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Old Apr 4, 2005, 02:12 PM   #1
nbs2
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admin log out of another user

My fiance was using my computer the other day and forgot to log off. I created her account, so it wasn't a problem to log in and log her out (plus she said it was ok), but I was wondering if there is a way for the admin to log out other users from the admin account. I was looking around, and all I can find is information on how to kill processes. Any thoughts?
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Old Apr 4, 2005, 03:41 PM   #2
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I know that if you try to restart or shut down while other users are logged in, Mac OS X will ask for administrator permission to log out everyone in order to do so. I don't know of any way to do this without restarting or shutting down though.
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Old Apr 4, 2005, 03:46 PM   #3
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Yeah - the problem was I noticed I was running a little slower than normal and when I figured out the problem, I didn't have time to reboot. So, I guess my only option is to stay permanently aware of all the passwords for all users on my computer?
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Old Apr 4, 2005, 03:47 PM   #4
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...or just tell them to log out when they're done, and maybe turn off Fast User Switching so that when someone forgets, you can just log out and log in.
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Old Apr 4, 2005, 04:21 PM   #5
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...or just tell them to log out when they're done, and maybe turn off Fast User Switching so that when someone forgets, you can just log out and log in.
Having them do it would be ideal. And logging out and in is too much work. I am just curious though - is there a reason an Admin can't do what I'm trying to do?
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Old Apr 4, 2005, 04:37 PM   #6
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Originally Posted by nbs2
Having them do it would be ideal. And logging out and in is too much work. I am just curious though - is there a reason an Admin can't do what I'm trying to do?
An administrator SHOULD be able to do this. There isn't any graphical user interface for it or command(s) to type in the Terminal that I know about. Now you've got me curious too.
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Old Apr 4, 2005, 04:47 PM   #7
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Easy, it won't save anything, but this works.

1. In the Terminal
2. ps -aucx grep mac7
3. Find 'loginwindow' associated with the user you want to logoff
4. Get the PID of that 'oginwindow'
5. sudo kill -9 <PID>
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Old Apr 4, 2005, 04:50 PM   #8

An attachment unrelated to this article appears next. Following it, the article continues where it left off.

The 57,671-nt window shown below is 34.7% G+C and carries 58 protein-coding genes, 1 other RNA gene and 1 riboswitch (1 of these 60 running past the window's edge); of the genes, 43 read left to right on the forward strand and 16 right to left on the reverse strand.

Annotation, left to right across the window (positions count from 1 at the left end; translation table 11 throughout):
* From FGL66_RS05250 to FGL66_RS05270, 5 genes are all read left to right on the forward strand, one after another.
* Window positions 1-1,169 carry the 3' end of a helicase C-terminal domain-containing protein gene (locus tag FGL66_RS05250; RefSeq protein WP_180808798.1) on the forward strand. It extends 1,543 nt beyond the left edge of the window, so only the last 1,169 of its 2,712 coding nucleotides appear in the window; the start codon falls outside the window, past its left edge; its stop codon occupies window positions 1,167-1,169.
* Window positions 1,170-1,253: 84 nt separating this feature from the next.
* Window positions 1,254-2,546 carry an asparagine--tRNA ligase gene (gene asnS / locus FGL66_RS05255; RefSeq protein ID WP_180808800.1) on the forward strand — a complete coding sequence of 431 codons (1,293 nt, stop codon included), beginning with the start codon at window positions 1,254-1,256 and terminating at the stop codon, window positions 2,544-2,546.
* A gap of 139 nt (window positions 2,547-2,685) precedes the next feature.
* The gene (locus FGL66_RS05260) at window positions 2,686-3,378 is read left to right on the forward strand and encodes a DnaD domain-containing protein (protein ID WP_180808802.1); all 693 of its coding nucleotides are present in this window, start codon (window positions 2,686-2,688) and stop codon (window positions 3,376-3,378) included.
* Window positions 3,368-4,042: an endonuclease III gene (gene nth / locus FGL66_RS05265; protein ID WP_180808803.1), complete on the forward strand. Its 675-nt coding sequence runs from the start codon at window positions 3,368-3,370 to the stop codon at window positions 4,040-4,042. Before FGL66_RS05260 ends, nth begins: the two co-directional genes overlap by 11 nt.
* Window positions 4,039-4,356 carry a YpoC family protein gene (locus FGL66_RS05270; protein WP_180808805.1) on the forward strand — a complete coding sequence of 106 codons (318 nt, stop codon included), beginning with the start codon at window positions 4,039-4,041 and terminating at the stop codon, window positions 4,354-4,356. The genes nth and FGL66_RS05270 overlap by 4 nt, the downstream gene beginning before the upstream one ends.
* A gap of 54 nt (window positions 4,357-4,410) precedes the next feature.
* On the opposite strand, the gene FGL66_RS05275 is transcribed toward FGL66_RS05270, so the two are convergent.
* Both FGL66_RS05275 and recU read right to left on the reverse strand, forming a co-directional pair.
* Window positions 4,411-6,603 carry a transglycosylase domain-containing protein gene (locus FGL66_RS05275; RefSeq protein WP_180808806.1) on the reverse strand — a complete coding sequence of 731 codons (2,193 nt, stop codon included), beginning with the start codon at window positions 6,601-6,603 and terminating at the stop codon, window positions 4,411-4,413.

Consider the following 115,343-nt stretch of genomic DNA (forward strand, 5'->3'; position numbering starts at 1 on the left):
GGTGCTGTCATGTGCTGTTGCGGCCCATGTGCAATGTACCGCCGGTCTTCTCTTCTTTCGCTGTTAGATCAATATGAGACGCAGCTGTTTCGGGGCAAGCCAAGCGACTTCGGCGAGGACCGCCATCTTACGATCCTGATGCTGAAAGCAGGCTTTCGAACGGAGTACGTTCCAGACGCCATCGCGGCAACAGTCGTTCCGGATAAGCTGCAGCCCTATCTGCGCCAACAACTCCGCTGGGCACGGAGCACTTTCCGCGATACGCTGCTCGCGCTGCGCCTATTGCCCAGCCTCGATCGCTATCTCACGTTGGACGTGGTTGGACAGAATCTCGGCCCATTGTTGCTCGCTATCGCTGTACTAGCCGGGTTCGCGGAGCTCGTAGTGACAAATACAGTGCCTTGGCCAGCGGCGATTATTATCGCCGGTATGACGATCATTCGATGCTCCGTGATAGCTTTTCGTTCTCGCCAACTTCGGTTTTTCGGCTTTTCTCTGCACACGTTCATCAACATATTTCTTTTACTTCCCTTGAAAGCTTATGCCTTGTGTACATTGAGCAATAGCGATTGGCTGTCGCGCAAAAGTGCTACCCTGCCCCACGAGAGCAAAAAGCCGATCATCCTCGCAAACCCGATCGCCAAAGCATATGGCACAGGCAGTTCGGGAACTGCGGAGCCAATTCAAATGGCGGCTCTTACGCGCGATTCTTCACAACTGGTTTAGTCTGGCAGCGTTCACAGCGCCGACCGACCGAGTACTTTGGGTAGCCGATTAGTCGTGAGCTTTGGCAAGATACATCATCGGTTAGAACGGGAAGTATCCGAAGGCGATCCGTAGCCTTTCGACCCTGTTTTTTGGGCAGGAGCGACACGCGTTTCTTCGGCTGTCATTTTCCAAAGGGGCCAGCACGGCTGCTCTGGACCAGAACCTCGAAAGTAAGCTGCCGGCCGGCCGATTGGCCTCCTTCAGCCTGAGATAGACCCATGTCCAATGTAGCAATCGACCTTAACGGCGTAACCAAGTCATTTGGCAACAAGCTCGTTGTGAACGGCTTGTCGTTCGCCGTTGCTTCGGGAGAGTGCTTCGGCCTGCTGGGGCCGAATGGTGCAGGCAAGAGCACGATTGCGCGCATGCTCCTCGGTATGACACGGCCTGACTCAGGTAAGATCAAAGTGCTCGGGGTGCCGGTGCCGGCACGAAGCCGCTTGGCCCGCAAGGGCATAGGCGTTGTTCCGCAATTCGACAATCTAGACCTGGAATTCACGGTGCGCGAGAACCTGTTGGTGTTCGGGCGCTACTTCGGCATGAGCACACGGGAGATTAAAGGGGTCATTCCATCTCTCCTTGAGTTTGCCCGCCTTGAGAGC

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This thread has some suggestions (and kinda a lot of lip too ) that might work for you:

http://macslash.org/comments.pl?sid=...e=thread&pid=0

If logging all users out would work, there might be something la shutdown -k that would meet your needs, too....
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Old Apr 4, 2005, 04:53 PM   #9
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Oh, if you want graphical (yuk), you can open the Activity Monitor in Applications/Utilities. Make sure you are showing 'All Processes' and find the 'loginwindow' that goes with the user you want to quit. Select it and go to 'Quit Process' up above. You may need to enter your password.
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Old Apr 4, 2005, 06:51 PM   #10
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Originally Posted by grapes911
Oh, if you want graphical (yuk), you can open the Activity Monitor in Applications/Utilities. Make sure you are showing 'All Processes' and find the 'loginwindow' that goes with the user you want to quit. Select it and go to 'Quit Process' up above. You may need to enter your password.
Brilliant! Now only if there was a more intuitive method (not that I'm complaining about your suggestion).
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Old Apr 4, 2005, 07:26 PM   #11
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Brilliant! Now only if there was a more intuitive method (not that I'm complaining about your suggestion).
I read your reply and I started laughing hysterically. I know what you mean. Its not the easiest, nicest, most elegant way do to it, but its all I know (and it works)
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Old Apr 4, 2005, 07:30 PM   #12
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Brilliant! Now only if there was a more intuitive method (not that I'm complaining about your suggestion).
Your lady's login -> System Preferences -> Security -> Log out after X minutes of inactivity.

I have no idea if this is a global change, or relegated to the user (and I'm too lazy to test), plus I don't know if it will function if you're already FUS'd to the login screen. But it's worth a shot.
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Old Apr 4, 2005, 07:32 PM   #13
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Originally Posted by yellow
Your lady's login -> System Preferences -> Security -> Log out after X minutes of inactivity.

I have no idea if this is a global change, or relegated to the user (and I'm too lazy to test), plus I don't know if it will function if you're already FUS'd to the login screen. But it's worth a shot.
That setting affects all users.
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